### Further Reading in Nonlinear Methods

Other well known numerical integration methods for ODEs include second-order backward difference formulas (commonly used in circuit simulation [555]), the fourth-order Runge-Kutta method [99], and their various explicit, implicit, and semi-implicit variations. See [555] for further discussion of these and related finite-difference schemes, and for application examples in the virtual analog area (digitization of musically useful analog circuits). Specific digitization problems addressed in [555] include electric-guitar distortion devices [553,556], the classic tone stack'' [552] (an often-used bass, midrange, and treble control circuit in guitar amplifiers), the Moog VCF, and other electronic components of amplifiers and effects. Also discussed in [555] is the K Method'' for nonlinear system digitization, with comparison to nonlinear wave digital filters (see Appendix F for an introduction to linear wave digital filters).

The topic of real-time finite difference schemes for virtual analog systems remains a lively research topic [554,338,293,84,264,364,397].

For Partial Differential Equations (PDEs), in which spatial derivatives are mixed with time derivatives, the finite-difference approach remains fundamental. An introduction and summary for the LTI case appear in Appendix D. See [53] for a detailed development of finite difference schemes for solving PDEs, both linear and nonlinear, applied to digital sound synthesis. Physical systems considered in [53] include bars, stiff strings, bow coupling, hammers and mallets, coupled strings and bars, nonlinear strings and plates, and acoustic tubes (voice, wind instruments). In addition to numerous finite-difference schemes, there are chapters on finite-element methods and spectral methods.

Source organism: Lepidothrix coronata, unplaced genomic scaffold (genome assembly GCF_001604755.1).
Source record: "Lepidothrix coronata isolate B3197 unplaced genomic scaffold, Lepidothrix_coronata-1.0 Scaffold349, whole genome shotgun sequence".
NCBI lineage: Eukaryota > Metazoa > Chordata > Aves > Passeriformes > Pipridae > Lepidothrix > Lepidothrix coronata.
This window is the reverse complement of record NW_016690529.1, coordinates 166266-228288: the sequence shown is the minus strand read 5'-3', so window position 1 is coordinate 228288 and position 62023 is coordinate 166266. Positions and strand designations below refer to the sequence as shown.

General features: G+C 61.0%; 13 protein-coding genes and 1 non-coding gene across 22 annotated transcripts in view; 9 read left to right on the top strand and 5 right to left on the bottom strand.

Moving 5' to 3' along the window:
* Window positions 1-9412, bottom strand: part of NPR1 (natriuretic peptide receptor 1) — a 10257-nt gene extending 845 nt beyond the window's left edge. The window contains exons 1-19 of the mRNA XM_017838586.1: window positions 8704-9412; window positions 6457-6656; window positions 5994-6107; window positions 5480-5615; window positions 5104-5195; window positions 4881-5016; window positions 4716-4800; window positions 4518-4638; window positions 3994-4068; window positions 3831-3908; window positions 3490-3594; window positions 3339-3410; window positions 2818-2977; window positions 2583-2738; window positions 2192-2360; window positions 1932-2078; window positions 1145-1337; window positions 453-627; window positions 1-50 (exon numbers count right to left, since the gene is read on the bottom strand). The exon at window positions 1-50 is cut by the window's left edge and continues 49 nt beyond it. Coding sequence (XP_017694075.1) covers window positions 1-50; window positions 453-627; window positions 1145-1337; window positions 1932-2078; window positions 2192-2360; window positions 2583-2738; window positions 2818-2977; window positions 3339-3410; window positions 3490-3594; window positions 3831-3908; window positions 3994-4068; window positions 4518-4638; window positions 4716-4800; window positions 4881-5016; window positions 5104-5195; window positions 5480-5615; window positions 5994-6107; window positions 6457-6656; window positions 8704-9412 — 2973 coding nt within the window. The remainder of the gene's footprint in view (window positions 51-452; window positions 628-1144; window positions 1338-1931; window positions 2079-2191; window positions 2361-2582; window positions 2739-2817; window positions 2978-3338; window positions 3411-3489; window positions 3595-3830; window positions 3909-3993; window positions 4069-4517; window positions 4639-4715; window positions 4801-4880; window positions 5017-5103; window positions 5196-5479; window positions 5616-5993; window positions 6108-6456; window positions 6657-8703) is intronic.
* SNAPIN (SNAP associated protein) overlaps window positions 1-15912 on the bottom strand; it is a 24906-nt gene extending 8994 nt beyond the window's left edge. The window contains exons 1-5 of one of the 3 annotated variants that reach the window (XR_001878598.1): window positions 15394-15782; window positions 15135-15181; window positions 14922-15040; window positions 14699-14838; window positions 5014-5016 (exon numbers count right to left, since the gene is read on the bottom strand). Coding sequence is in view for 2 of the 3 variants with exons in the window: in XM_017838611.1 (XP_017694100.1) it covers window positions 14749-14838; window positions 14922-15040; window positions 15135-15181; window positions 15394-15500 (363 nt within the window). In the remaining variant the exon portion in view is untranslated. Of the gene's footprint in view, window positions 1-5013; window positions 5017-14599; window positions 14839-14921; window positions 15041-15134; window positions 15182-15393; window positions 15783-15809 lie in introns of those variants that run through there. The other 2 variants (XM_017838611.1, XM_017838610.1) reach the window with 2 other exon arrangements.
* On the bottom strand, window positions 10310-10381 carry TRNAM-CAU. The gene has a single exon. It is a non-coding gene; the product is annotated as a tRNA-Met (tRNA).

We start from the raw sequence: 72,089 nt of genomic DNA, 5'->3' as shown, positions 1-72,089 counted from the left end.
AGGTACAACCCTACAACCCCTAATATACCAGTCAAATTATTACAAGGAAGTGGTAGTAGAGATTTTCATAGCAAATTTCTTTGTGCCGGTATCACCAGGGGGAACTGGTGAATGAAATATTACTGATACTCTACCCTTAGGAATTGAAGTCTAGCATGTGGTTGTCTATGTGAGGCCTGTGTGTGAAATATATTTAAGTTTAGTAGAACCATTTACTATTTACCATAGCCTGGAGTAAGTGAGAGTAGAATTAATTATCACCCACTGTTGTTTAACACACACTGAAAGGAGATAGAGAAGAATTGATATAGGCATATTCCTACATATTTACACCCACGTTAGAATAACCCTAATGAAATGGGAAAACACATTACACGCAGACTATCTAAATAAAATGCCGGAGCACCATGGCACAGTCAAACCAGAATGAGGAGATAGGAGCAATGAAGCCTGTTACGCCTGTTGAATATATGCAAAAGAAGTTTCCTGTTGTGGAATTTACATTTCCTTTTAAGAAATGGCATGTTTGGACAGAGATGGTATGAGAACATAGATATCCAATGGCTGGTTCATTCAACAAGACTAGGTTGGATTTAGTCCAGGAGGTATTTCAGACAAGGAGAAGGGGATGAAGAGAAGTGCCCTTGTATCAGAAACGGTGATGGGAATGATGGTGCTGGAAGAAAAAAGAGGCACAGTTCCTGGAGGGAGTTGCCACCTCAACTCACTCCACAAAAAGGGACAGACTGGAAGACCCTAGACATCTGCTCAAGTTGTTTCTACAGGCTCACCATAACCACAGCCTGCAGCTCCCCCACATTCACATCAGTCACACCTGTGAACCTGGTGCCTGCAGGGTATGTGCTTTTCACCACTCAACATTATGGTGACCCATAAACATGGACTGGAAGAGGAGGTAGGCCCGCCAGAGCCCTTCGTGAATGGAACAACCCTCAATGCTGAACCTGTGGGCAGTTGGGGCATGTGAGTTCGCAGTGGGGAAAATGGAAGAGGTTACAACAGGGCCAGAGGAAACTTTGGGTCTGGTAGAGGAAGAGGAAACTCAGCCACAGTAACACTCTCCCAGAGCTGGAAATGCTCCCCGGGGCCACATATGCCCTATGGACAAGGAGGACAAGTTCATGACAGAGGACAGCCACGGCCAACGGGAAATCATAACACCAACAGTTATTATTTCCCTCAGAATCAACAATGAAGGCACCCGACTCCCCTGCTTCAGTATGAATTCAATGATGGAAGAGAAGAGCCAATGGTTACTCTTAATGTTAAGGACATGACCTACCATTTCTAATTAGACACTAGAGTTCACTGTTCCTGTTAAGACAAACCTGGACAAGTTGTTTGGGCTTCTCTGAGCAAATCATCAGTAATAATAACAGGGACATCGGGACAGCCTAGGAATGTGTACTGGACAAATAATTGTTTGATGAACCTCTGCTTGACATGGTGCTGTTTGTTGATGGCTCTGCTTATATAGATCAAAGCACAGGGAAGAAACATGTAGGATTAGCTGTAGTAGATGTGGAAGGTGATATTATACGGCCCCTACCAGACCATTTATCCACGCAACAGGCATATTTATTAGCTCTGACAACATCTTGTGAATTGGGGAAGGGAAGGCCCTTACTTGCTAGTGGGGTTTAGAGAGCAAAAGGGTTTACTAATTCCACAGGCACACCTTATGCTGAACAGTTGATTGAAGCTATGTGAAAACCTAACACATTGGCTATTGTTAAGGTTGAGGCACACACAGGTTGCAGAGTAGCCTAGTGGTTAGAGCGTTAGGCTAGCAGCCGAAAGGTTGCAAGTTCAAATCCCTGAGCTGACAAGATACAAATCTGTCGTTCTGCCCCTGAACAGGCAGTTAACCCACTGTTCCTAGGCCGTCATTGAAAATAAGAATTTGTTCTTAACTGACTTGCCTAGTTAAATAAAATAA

#### Outline

In this chapter, we will look at a variety of ways to digitize macroscopic point-to-point transfer functions corresponding to a desired impulse response :

1. Sampling to get
2. Pole mappings (such as followed by Prony's method)
3. Modal expansion
4. Frequency-response matching using digital filter design methods

Next, we'll look at the more specialized technique known as commuted synthesis, in which computational efficiency may be greatly increased by interchanging (commuting'') the series order of component transfer functions. Commuted synthesis delivers large gains in efficiency for systems with a short excitation and high-order resonators, such plucked and struck strings. In Chapter 9, commuted synthesis is applied to piano modeling.

Extracting the least-damped modes of a transfer function for separate parametric implementation is often used in commuted synthesis. We look at a number of ways to accomplish this goal toward the end of this chapter.

We close the chapter with a simple example of transfer-function modeling applied to the digital phase shifter audio effect. This example classifies as virtual analog modeling, in which a valued analog device is converted to digital form in a way that preserves all valued features of the original. Further examples of transfer-function models appear in Chapter 9.

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Relation to Finite Difference Approximation
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